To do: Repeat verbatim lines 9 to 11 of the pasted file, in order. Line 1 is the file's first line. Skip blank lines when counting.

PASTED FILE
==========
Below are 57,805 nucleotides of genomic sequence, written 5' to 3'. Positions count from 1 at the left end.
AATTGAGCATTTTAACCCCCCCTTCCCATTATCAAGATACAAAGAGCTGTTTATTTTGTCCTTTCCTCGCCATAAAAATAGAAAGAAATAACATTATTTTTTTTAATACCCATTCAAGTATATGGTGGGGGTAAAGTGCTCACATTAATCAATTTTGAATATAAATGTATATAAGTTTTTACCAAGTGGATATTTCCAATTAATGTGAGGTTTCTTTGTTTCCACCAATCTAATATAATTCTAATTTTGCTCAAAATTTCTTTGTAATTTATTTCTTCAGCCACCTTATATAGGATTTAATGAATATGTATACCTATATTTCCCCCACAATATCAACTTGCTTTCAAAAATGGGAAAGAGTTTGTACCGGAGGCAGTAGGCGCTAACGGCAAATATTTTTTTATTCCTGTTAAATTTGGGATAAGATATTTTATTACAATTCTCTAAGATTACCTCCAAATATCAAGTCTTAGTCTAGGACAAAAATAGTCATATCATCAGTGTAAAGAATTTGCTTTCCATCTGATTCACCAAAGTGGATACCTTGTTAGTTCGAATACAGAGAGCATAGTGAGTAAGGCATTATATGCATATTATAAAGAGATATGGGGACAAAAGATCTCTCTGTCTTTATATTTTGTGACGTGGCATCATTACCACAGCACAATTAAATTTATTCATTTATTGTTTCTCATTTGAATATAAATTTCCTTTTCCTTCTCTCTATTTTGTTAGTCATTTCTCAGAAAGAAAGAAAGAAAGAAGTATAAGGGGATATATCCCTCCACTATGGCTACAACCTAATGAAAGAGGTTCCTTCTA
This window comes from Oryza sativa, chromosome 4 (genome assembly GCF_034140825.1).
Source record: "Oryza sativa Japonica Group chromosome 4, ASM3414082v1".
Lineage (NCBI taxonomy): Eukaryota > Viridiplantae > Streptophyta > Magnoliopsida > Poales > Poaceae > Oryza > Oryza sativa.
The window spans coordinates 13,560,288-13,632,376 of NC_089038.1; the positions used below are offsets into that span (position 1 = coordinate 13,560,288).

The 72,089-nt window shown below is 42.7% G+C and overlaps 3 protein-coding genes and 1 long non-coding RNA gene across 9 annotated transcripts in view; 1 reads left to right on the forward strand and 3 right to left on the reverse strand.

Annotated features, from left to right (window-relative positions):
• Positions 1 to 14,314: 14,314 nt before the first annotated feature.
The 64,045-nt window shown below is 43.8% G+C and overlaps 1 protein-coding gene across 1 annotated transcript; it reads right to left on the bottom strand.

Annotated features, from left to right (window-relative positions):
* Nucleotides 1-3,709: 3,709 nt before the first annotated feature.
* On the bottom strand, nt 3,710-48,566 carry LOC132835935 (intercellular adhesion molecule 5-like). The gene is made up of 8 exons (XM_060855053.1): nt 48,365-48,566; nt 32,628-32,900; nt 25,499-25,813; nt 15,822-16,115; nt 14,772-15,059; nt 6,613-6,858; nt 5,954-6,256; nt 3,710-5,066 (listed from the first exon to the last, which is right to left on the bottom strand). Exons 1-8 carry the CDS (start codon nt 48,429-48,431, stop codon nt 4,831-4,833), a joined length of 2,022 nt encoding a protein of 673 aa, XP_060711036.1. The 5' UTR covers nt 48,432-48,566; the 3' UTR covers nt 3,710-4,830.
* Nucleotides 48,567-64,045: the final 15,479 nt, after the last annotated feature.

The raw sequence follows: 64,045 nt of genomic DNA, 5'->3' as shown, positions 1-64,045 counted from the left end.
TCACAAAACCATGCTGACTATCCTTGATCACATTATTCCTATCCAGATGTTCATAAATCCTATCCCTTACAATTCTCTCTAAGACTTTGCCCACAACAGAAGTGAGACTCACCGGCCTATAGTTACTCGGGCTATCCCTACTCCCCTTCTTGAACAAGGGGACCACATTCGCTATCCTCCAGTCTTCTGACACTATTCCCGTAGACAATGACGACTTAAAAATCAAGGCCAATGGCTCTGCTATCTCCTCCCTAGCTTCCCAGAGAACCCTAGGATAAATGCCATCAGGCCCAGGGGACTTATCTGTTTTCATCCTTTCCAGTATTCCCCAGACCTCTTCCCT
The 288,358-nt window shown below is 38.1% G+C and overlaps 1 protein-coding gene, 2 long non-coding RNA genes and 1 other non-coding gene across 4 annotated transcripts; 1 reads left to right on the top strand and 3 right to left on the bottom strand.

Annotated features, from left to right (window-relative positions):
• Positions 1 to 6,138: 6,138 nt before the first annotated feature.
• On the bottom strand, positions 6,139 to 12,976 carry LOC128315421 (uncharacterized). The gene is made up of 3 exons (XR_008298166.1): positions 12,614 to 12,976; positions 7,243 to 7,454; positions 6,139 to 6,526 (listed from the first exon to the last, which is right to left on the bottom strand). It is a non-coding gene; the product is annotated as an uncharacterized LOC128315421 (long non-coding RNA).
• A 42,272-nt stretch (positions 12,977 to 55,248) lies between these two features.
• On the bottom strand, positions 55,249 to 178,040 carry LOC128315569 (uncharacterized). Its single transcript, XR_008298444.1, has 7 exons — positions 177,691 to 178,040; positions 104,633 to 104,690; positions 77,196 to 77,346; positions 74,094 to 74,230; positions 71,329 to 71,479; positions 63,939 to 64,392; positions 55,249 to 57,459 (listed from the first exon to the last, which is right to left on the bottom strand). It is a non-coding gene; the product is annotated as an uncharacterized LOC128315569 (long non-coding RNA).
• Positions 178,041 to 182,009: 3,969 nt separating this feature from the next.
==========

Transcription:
• Positions 1 to 14,314: 14,314 nt before the first annotated feature.
The 64,045-nt window shown below is 43.8% G+C and overlaps 1 protein-coding gene across 1 annotated transcript; it reads right to left on the bottom strand.

Annotated features, from left to right (window-relative positions):